Last week we learned about Steve Irsik, the entrepreneurial agriculturist whose family has helped build the ag economy in southwest Kansas. For decades, their family operation has centered on the irrigated grain production and beef cattle feedyards which have been the hallmark of agriculture in southwest Kansas.

One day Steve and his banker were on an eastern Kansas agricultural tour which visited a modern dairy. Steve said to his banker, “Do you think I should have one of these?” His banker replied, “You bet.” Steve answered, “Well, call me if somebody comes along who can run one.” Six weeks later, Steve got a call. A man with large dairy experience in Washington State was coming to Kansas.

That led to the creation of Royal Farms Dairy in the year 2000. Today, Royal Farms Dairy milks 6,300 head of dairy cows. Another 7,000 head are in heifer development.

One of the striking things about Royal Farm Dairy is the innovative way that water and nutrients are used in the operation. For example, the dairy cattle generate 30,000 tons of manure per year. The dairy is using that manure as organic fertilizer to fertilize the crops.

“We don’t buy any commercial fertilizer,” Steve Irsik said. “It is a win-win situation.  Yields are increasing, organic matter is increasing in the soil, and we are cutting costs.”

Use of water is another innovative practice at Royal Farms Dairy. At the beginning, the dairy moved 1,000 acre feet of water allocation from crop production to dairy use.

The dairy minimizes water usage by using each gallon multiple times. Water that is used to cool milk is also used to flush pens and holding areas. Ultimately, this nutrient-enhanced water is then stored in a lagoon until it is used to strategically fertilize and irrigate 1,600 acres.

“All the lagoon water comes back to the farm,” Steve said. For its efforts, Royal Farms Dairy has been honored with the Kansas Banker’s Association Environmental Stewardship Award.

“We know a bunch of people in the dairy business around the U.S.,” Steve said. The Irsiks have also added a second dairy, called the Noble dairy, located south of Garden City. “There we are milking 2,400 cows twice a day.”

What are the keys to success in agribusiness today? “It’s really important for ag operations to think multigenerationally,” Steve said. The Irsiks have organized their operations as businesses with family members involved.
“You must keep your capital together, work together to develop a shared vision, and nurture and protect what preceding generations have built,” he said.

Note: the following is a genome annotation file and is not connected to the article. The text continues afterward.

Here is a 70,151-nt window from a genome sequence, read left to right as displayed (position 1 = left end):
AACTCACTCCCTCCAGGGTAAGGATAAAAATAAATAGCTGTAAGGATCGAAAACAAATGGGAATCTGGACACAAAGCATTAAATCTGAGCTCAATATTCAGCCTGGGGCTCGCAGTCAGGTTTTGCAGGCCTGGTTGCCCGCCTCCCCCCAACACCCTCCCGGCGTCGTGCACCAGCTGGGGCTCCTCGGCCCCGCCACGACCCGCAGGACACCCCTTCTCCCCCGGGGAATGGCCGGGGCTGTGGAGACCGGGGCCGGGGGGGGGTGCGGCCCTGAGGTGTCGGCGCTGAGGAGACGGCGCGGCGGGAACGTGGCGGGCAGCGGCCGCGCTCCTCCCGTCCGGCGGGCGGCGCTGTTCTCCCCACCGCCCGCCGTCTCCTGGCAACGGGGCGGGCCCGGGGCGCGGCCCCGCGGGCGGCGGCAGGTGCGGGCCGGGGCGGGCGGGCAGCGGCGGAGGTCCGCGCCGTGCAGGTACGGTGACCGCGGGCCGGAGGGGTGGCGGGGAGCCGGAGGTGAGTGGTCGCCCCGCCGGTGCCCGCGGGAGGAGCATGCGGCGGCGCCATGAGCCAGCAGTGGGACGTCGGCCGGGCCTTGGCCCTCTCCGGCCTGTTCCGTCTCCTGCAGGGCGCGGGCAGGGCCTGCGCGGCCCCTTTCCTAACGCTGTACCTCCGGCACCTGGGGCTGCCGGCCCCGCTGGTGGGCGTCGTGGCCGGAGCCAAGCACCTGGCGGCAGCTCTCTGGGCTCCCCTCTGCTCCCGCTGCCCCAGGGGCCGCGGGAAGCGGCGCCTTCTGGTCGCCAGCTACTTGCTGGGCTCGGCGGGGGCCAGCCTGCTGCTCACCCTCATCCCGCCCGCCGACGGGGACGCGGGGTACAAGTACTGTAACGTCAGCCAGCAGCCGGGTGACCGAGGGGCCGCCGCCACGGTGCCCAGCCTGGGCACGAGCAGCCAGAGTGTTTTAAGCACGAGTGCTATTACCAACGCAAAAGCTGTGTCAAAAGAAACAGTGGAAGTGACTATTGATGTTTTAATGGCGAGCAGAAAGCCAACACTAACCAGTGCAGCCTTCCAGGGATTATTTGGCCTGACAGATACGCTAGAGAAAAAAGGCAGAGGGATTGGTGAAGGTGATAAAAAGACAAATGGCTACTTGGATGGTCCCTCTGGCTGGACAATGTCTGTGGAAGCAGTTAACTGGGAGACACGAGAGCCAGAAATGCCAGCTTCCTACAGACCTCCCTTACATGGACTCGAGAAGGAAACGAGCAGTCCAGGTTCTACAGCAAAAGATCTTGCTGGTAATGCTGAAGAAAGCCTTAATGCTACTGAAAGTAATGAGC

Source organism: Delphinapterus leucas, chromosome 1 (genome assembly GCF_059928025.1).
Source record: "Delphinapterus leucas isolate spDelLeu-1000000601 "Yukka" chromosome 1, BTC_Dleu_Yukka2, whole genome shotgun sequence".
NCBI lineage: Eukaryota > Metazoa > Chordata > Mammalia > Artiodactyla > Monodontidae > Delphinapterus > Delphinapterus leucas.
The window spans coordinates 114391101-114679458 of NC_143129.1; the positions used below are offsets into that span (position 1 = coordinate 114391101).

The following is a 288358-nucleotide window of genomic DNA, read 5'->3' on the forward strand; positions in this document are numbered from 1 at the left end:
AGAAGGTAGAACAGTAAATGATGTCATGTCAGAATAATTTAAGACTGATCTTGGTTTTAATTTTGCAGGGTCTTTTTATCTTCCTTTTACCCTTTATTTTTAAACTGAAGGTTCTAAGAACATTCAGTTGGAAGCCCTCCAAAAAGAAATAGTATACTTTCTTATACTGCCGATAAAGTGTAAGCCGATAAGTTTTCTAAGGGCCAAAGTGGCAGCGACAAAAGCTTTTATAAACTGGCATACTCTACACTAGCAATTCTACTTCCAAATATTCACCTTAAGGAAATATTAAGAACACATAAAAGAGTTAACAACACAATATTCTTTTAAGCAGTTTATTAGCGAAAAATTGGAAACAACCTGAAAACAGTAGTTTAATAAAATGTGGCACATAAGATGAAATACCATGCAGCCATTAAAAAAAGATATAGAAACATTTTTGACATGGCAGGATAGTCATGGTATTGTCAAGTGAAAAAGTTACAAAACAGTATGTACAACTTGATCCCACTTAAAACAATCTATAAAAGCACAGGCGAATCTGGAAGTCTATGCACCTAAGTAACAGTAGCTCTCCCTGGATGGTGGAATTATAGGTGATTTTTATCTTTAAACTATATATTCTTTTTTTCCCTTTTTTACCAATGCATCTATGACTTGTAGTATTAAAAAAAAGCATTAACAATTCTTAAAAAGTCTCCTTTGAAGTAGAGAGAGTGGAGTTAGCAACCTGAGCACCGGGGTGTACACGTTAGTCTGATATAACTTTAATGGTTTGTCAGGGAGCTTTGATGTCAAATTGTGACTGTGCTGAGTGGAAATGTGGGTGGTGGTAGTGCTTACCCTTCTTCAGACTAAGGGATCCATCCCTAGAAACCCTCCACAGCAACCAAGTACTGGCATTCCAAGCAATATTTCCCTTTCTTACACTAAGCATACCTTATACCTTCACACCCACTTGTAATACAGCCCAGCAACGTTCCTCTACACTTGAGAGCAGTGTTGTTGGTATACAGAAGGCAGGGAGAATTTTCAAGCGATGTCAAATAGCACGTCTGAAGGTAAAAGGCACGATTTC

Over time, the beef and dairy production businesses in southwest Kansas have led to population growth, in contrast to the general population loss found in most of the rest of rural Kansas. After feedyards began in the 1950s and `60s, major beef packing plants were built in Ford, Finney and Seward counties. Then came large dairies and milk processing. From 1971 to 2007, the population in Ford, Finney and Seward County grew by 64 percent. During that same time, the metropolitan counties of Kansas grew by 48 percent and other rural counties fell by 19 percent.

That’s significant, because Royal Farms Dairy has brought growth to a rural community.  The dairy is located between Garden City and the rural community of Ingalls, population 331 people. Now, that’s rural.

Beef. It’s the four letter word which is at the center of the agribusiness complex in southwest Kansas, which has now been joined by milk. We salute Steve Irsik and all those involved with Royal Farms Dairy for making a difference by building this business while conserving water and resources. Beef and milk have helped create another four letter word: Grow.

And there’s more. The Irsiks have also helped bring about a new way of implementing an old organization. We’ll learn about that next week.

Steve Irsik – Part 3

“Prometo: Mi cabeza para pensar claramente, mi corazon para mayor lealtad, mis manos para mejor servicio…”  No, I don’t speak Spanish, but I have learned that those are the opening words of the 4-H pledge in Spanish. Today we’ll meet an innovative 4-H club which is helping extend the benefits of 4-H to a new dimension of Spanish-speaking families.

This is the last profile in our three-part series about Steve Irsik, an agricultural entrepreneur in southwest Kansas. We have previously learned about how his family developed their farming operation, including the creation of Royal Farms Dairy east of Garden City. Kyle Averhoff was brought in as manager. A key element to the success of such large, modern dairies is the workforce – many of whom are Hispanic.

In October 2012, Steve Irsik contacted Debra Bolton, the K-State Research and Extension family and consumer sciences specialist for the southwest area of Kansas.

“We were brainstorming how 4-H could reach more families,” Debra said. Specifically, they discussed how the benefits of 4-H could be applied to the newly immigrated families who had come to work in southwest Kansas.